Marrow bones are probably one of the more interesting cuts we will talk about. Up until about 10 years ago you would never see marrow bones on a steakhouse menu but lately it has become more and more popular. With a flavor that tastes like an awesome combination of butter and beef with a kick of rich umami mixed in.
Some people like to eat bone marrow spread on toast but most just like scooping it out of the bones with a spoon. If you ever see marrow bones on your steakhouse menu be sure to order them. Or, better yet, get your own bones and make it at home.
Where do marrow bones come from?
Marrow bones usually come from the femur of the steer. Most other bones in the steer tend to be too small to get any substantial amount of marrow but the femur bones are large, straight, and packed with delicious bone marrow. The bones from a beef shank can also be used but you will get less marrow from them.
You will find marrow bones cut in half lengthwise and you can also find them cross cut into rounds. Either cut will work but having them cut lengthwise will make it easier to scoop out the marrow.
How to cook marrow bones
Out of all 30 cuts I will feature in this series you will find marrow bones to be the easiest to cook. Getting the bones is the hard part. Cooking them is easy.
Some recipes will have you soak the marrow bones in salt water but others just have you salt the marrow before cooking. I would probably opt to just salt them before cooking. Since the marrow is very fatty you will want to use a good amount of salt on them. After seasoning just throw them in a 450 degree oven for about 20 minutes. That’s it. Nothing fancy about cooking marrow bones at all.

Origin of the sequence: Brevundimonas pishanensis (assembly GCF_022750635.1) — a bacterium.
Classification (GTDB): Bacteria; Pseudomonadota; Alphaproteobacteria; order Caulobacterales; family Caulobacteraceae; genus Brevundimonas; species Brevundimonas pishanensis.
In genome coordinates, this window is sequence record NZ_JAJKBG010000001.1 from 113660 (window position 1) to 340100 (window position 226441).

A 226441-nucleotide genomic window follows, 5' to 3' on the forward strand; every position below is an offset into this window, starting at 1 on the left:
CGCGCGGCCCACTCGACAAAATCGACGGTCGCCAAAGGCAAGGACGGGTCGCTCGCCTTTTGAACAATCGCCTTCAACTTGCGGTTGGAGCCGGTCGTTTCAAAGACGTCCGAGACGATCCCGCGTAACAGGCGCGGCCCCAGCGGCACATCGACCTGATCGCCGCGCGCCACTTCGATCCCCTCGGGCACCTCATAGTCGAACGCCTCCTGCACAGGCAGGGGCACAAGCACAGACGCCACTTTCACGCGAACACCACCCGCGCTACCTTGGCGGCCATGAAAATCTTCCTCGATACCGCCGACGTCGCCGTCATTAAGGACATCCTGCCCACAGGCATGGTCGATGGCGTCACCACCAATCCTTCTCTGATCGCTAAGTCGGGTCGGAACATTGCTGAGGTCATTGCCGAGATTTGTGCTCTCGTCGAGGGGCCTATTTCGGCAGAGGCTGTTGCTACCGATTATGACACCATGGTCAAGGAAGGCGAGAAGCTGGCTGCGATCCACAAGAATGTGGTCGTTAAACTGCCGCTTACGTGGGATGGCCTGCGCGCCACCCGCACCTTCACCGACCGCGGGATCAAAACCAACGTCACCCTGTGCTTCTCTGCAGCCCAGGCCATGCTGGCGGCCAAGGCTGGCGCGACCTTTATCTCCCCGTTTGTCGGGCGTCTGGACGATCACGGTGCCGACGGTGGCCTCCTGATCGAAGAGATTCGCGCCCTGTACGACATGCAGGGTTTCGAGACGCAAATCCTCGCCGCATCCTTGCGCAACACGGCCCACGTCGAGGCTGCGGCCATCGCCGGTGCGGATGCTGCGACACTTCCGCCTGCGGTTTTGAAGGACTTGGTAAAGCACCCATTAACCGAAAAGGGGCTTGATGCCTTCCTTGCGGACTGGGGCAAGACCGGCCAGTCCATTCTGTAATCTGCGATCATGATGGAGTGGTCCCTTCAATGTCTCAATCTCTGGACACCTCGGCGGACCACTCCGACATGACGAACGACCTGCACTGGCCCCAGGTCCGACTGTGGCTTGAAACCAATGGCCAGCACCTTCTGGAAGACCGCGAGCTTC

If you want to check for doneness just stick a metal skewer into the marrow. It should feel like softened butter.
Where to buy marrow bones
This is where having a good relationship with your butcher is a great thing. You will rarely find marrow bones at the grocery store (edit: I actually saw some in the meat case at the grocery store but they were pretty small) but if you have a good butcher they should either have some marrow bones or they can get you some. I have heard Whole Foods has marrow bones in the freezer case but I have never thought to look there.
Another great source could be a farmer’s market. If there is a local beef ranch that sells at the market and they butcher their own beef chances are good they can get you some of the bones.
Unless you have a good bone saw at home you will want the butcher to either cut the bones lengthwise or cross cut for you.
Marrow bones are definitely on my list of cuts of beef to try. After reading up on them I was very surprised how easy the are to prepare. Now, time to pay a visit to the butcher.
Like what you read? Be sure to share it with your friends and come back tomorrow to learn about another cut of beef.